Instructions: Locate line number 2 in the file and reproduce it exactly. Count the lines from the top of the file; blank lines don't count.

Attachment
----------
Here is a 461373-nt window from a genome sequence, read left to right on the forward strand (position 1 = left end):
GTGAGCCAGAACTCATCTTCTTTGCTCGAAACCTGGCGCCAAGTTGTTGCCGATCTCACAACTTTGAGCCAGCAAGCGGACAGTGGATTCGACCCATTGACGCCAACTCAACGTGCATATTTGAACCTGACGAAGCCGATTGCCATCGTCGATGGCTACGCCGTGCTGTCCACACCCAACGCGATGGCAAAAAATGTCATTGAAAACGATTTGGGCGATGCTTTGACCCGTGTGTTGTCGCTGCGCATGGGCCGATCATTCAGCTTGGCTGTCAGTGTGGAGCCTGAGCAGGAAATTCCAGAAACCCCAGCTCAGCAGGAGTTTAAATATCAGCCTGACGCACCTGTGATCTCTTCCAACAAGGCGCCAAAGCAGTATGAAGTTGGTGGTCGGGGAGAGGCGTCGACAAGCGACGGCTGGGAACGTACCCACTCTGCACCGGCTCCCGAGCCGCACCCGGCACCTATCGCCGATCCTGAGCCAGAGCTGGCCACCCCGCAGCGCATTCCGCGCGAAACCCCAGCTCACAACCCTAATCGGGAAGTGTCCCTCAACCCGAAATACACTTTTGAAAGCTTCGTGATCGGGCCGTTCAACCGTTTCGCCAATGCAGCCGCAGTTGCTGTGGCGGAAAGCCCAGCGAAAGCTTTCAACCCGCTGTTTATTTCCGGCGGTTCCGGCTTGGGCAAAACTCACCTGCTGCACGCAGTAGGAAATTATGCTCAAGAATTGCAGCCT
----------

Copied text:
GTGAGCCAGAACTCATCTTCTTTGCTCGAAACCTGGCGCCAAGTTGTTGCCGATCTCACAACTTTGAGCCAGCAAGCGGACAGTGGATTCGACCCATTGACGCCAACTCAACGTGCATATTTGAACCTGACGAAGCCGATTGCCATCGTCGATGGCTACGCCGTGCTGTCCACACCCAACGCGATGGCAAAAAATGTCATTGAAAACGATTTGGGCGATGCTTTGACCCGTGTGTTGTCGCTGCGCATGGGCCGATCATTCAGCTTGGCTGTCAGTGTGGAGCCTGAGCAGGAAATTCCAGAAACCCCAGCTCAGCAGGAGTTTAAATATCAGCCTGACGCACCTGTGATCTCTTCCAACAAGGCGCCAAAGCAGTATGAAGTTGGTGGTCGGGGAGAGGCGTCGACAAGCGACGGCTGGGAACGTACCCACTCTGCACCGGCTCCCGAGCCGCACCCGGCACCTATCGCCGATCCTGAGCCAGAGCTGGCCACCCCGCAGCGCATTCCGCGCGAAACCCCAGCTCACAACCCTAATCGGGAAGTGTCCCTCAACCCGAAATACACTTTTGAAAGCTTCGTGATCGGGCCGTTCAACCGTTTCGCCAATGCAGCCGCAGTTGCTGTGGCGGAAAGCCCAGCGAAAGCTTTCAACCCGCTGTTTATTTCCGGCGGTTCCGGCTTGGGCAAAACTCACCTGCTGCACGCAGTAGGAAATTATGCTCAAGAATTGCAGCCT